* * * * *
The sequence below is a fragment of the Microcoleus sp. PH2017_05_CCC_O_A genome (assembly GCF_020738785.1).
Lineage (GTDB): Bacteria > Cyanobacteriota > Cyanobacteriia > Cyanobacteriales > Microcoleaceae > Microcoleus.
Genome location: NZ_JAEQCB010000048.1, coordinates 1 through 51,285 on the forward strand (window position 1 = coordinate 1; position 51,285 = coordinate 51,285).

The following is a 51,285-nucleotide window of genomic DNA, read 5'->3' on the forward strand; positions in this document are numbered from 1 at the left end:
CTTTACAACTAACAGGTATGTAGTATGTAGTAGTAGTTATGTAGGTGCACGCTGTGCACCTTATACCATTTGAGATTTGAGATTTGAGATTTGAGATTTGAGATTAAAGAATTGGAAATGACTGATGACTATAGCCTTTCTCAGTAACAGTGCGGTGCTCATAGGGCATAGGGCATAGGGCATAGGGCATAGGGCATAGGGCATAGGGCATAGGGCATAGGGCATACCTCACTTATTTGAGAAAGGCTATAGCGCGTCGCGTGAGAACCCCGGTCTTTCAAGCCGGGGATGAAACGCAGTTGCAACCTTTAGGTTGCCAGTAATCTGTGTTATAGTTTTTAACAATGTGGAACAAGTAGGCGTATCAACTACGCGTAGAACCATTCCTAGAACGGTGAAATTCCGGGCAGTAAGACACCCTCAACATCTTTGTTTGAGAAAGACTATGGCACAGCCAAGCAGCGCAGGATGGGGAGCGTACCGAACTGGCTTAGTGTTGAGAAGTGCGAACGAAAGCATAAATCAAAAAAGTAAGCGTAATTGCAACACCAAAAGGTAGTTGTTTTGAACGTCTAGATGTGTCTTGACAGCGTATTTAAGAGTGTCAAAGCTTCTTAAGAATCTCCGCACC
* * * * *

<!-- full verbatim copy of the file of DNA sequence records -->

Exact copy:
The sequence below is a fragment of the Microcoleus sp. PH2017_05_CCC_O_A genome (assembly GCF_020738785.1).
Lineage (GTDB): Bacteria > Cyanobacteriota > Cyanobacteriia > Cyanobacteriales > Microcoleaceae > Microcoleus.
Genome location: NZ_JAEQCB010000048.1, coordinates 1 through 51,285 on the forward strand (window position 1 = coordinate 1; position 51,285 = coordinate 51,285).

The following is a 51,285-nucleotide window of genomic DNA, read 5'->3' on the forward strand; positions in this document are numbered from 1 at the left end:
CTTTACAACTAACAGGTATGTAGTATGTAGTAGTAGTTATGTAGGTGCACGCTGTGCACCTTATACCATTTGAGATTTGAGATTTGAGATTTGAGATTTGAGATTAAAGAATTGGAAATGACTGATGACTATAGCCTTTCTCAGTAACAGTGCGGTGCTCATAGGGCATAGGGCATAGGGCATAGGGCATAGGGCATAGGGCATAGGGCATAGGGCATAGGGCATACCTCACTTATTTGAGAAAGGCTATAGCGCGTCGCGTGAGAACCCCGGTCTTTCAAGCCGGGGATGAAACGCAGTTGCAACCTTTAGGTTGCCAGTAATCTGTGTTATAGTTTTTAACAATGTGGAACAAGTAGGCGTATCAACTACGCGTAGAACCATTCCTAGAACGGTGAAATTCCGGGCAGTAAGACACCCTCAACATCTTTGTTTGAGAAAGACTATGGCACAGCCAAGCAGCGCAGGATGGGGAGCGTACCGAACTGGCTTAGTGTTGAGAAGTGCGAACGAAAGCATAAATCAAAAAAGTAAGCGTAATTGCAACACCAAAAGGTAGTTGTTTTGAACGTCTAGATGTGTCTTGACAGCGTATTTAAGAGTGTCAAAGCTTCTTAAGAATCTCCGCACC